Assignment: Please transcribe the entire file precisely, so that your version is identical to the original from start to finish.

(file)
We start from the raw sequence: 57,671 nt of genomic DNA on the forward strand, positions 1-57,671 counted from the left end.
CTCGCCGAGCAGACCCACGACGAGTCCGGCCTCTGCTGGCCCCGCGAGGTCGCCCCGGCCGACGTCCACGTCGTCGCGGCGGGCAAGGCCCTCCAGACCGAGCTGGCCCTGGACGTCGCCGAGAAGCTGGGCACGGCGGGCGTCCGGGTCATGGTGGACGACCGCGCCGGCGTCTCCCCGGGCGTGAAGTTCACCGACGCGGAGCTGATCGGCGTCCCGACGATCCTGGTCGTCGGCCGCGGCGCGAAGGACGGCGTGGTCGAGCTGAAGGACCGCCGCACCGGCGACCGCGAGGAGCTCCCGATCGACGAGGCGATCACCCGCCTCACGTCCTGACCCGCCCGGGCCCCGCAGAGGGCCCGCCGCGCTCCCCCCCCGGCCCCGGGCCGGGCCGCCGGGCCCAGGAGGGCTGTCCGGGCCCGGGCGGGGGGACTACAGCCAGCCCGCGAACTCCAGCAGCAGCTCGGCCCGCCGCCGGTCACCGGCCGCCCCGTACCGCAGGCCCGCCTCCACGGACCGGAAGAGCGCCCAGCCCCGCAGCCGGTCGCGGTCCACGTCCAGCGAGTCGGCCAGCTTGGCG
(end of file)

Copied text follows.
We start from the raw sequence: 57,671 nt of genomic DNA on the forward strand, positions 1-57,671 counted from the left end.
CTCGCCGAGCAGACCCACGACGAGTCCGGCCTCTGCTGGCCCCGCGAGGTCGCCCCGGCCGACGTCCACGTCGTCGCGGCGGGCAAGGCCCTCCAGACCGAGCTGGCCCTGGACGTCGCCGAGAAGCTGGGCACGGCGGGCGTCCGGGTCATGGTGGACGACCGCGCCGGCGTCTCCCCGGGCGTGAAGTTCACCGACGCGGAGCTGATCGGCGTCCCGACGATCCTGGTCGTCGGCCGCGGCGCGAAGGACGGCGTGGTCGAGCTGAAGGACCGCCGCACCGGCGACCGCGAGGAGCTCCCGATCGACGAGGCGATCACCCGCCTCACGTCCTGACCCGCCCGGGCCCCGCAGAGGGCCCGCCGCGCTCCCCCCCCGGCCCCGGGCCGGGCCGCCGGGCCCAGGAGGGCTGTCCGGGCCCGGGCGGGGGGACTACAGCCAGCCCGCGAACTCCAGCAGCAGCTCGGCCCGCCGCCGGTCACCGGCCGCCCCGTACCGCAGGCCCGCCTCCACGGACCGGAAGAGCGCCCAGCCCCGCAGCCGGTCGCGGTCCACGTCCAGCGAGTCGGCCAGCTTGGCG